Apparently, many graduate students decide that they do not deserve to attend the university, they think a mistake was made and that they are impostors. They believe that faculty are brilliant and untouchable and that their peers are highly intelligent and motivated. And that, somehow, these faculty and fellow students are correctly placed. I never felt this going through my graduate program, as the coursework was simple, as were most of my “peers.” My complaint, and its reception, mirrored an exchange between Lisa Simpson and Principal Skinner. Indeed, it looks like most of my peers made it through their programs under the Dunning–Kruger effect, and sucked faculty into this vortex of self-promotion and -delusion. And they were successful.
I have written earlier about my intense dislike of bio-sketches. When confronted with the blank page and the task of defining myself–and impressively!–it feels so ridiculous and artificial that it overwhelms me. It is when I am confronted with my own vision of who I ought to be that I feel truly inadequate. Furthermore, that person is not me. He has more hair, more hope, more support, less weight. He is significantly happier than I and has sufficient funds to be a “regular” at one or two places. Or to buy a cup of coffee. His major professor supports him and is interested in the work he does–or at least returns emails, phone calls, and text messages. He also isn’t quagmired and stalled under the crushing misconception that earning a PhD requires a lifetime of research and successful inquiry.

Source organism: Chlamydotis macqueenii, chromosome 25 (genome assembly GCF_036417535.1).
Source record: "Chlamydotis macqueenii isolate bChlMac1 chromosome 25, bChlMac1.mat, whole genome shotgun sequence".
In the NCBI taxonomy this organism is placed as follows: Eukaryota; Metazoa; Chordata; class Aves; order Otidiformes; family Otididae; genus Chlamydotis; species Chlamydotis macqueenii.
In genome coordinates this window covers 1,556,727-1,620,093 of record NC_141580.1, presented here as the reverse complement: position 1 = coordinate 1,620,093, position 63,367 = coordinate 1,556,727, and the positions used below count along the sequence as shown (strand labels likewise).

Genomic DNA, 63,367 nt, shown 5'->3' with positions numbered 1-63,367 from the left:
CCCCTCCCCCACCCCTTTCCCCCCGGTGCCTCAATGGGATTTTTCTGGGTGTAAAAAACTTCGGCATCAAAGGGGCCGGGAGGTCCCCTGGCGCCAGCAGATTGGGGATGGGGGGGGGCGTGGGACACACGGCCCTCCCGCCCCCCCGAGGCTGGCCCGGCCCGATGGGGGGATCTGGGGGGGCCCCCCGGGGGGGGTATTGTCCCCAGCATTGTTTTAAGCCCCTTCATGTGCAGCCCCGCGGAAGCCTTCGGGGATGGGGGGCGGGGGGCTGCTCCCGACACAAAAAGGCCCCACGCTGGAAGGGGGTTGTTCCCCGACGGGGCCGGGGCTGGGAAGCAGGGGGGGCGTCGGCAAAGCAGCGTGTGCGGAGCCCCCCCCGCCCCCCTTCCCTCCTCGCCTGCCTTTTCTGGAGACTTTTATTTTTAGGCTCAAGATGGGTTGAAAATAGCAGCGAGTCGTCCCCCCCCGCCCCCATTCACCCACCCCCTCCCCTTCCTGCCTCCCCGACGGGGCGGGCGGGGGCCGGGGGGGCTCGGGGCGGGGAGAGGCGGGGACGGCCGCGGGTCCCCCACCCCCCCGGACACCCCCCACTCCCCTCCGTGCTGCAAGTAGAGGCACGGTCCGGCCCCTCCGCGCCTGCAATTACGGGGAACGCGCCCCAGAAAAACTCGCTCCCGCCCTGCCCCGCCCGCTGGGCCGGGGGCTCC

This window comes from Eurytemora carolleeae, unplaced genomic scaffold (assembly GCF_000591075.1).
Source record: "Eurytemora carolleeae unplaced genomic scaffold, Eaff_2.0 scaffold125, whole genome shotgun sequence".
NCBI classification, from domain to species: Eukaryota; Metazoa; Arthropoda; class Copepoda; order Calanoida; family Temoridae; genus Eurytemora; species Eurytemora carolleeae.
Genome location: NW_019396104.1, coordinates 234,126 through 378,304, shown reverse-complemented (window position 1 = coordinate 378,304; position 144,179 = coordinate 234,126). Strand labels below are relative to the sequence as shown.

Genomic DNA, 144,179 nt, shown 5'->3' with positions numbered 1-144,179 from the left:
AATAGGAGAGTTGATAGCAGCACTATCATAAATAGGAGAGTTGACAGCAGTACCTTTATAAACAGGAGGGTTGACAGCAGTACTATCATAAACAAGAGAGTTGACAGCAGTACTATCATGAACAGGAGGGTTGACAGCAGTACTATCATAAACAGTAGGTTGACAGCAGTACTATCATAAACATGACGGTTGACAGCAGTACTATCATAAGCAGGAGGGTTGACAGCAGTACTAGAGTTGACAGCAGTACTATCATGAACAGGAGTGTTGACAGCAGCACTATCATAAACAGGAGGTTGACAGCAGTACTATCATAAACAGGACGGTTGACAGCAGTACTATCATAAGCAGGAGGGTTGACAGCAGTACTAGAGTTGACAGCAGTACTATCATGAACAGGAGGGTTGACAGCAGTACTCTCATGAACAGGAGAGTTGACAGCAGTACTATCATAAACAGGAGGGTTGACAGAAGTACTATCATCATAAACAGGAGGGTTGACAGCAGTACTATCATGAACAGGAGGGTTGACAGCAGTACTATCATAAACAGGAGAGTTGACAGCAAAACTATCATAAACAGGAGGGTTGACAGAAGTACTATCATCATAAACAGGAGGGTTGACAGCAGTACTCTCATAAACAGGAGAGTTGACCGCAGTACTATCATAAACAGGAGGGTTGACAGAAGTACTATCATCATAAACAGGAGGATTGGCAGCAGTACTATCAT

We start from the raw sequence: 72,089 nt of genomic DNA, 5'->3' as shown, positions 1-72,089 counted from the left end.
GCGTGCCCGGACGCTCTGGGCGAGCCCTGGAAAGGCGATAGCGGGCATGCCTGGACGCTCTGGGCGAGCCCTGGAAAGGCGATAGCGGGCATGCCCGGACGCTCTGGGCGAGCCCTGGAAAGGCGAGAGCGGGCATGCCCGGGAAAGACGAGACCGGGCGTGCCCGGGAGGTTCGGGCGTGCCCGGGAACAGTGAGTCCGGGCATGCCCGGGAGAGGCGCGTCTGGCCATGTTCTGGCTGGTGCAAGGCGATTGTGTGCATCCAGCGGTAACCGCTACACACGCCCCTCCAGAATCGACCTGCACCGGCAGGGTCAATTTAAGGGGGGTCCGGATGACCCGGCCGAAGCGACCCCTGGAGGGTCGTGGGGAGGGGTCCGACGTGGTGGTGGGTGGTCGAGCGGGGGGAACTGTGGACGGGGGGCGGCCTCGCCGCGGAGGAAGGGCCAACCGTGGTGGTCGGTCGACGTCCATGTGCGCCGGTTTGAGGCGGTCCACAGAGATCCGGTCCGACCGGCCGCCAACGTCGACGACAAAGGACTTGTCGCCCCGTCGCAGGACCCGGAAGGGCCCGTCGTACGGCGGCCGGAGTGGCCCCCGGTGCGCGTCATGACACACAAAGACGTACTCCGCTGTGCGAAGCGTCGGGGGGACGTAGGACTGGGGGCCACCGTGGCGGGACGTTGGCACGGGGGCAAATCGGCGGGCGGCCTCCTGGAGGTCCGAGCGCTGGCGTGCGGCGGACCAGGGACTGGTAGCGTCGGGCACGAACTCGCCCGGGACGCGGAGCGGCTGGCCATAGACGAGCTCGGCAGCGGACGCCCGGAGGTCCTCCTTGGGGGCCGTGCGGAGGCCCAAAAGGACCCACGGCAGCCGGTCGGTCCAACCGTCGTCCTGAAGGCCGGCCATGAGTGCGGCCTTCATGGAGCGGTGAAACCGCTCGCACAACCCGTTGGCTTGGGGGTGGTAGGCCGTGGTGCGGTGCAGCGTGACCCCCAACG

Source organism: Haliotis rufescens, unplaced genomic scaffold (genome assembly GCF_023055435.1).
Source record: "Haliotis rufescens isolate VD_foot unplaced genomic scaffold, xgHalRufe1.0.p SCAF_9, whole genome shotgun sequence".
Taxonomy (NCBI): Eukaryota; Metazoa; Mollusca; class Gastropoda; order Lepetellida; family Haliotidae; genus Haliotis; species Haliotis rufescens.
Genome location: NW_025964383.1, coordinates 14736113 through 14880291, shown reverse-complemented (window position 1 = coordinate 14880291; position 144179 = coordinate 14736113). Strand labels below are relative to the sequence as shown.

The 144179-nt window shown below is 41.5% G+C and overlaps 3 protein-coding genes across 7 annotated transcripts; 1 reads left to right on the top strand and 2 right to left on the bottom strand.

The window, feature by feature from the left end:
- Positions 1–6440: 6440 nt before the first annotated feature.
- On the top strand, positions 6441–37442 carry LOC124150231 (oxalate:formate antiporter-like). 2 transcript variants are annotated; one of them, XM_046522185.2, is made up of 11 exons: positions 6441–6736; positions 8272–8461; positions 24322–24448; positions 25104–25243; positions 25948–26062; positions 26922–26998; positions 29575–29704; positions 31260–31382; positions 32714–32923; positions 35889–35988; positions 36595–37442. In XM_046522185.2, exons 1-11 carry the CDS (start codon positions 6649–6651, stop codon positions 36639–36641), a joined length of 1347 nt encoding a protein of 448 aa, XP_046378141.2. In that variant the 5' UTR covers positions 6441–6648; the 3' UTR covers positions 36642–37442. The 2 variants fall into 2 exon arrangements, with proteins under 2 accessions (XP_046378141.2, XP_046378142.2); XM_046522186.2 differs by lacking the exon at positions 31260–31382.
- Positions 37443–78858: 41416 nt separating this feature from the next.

God, I envy that guy. He has, while not everything, enough. He has been given a fair shake and has made the best of it. And he is able to capture this in writing–he writes about himself fluidly, simply, and with praise. I suppose that, while I’m here, I should point out that he is also in sync with his time and place.
I hate that asshole.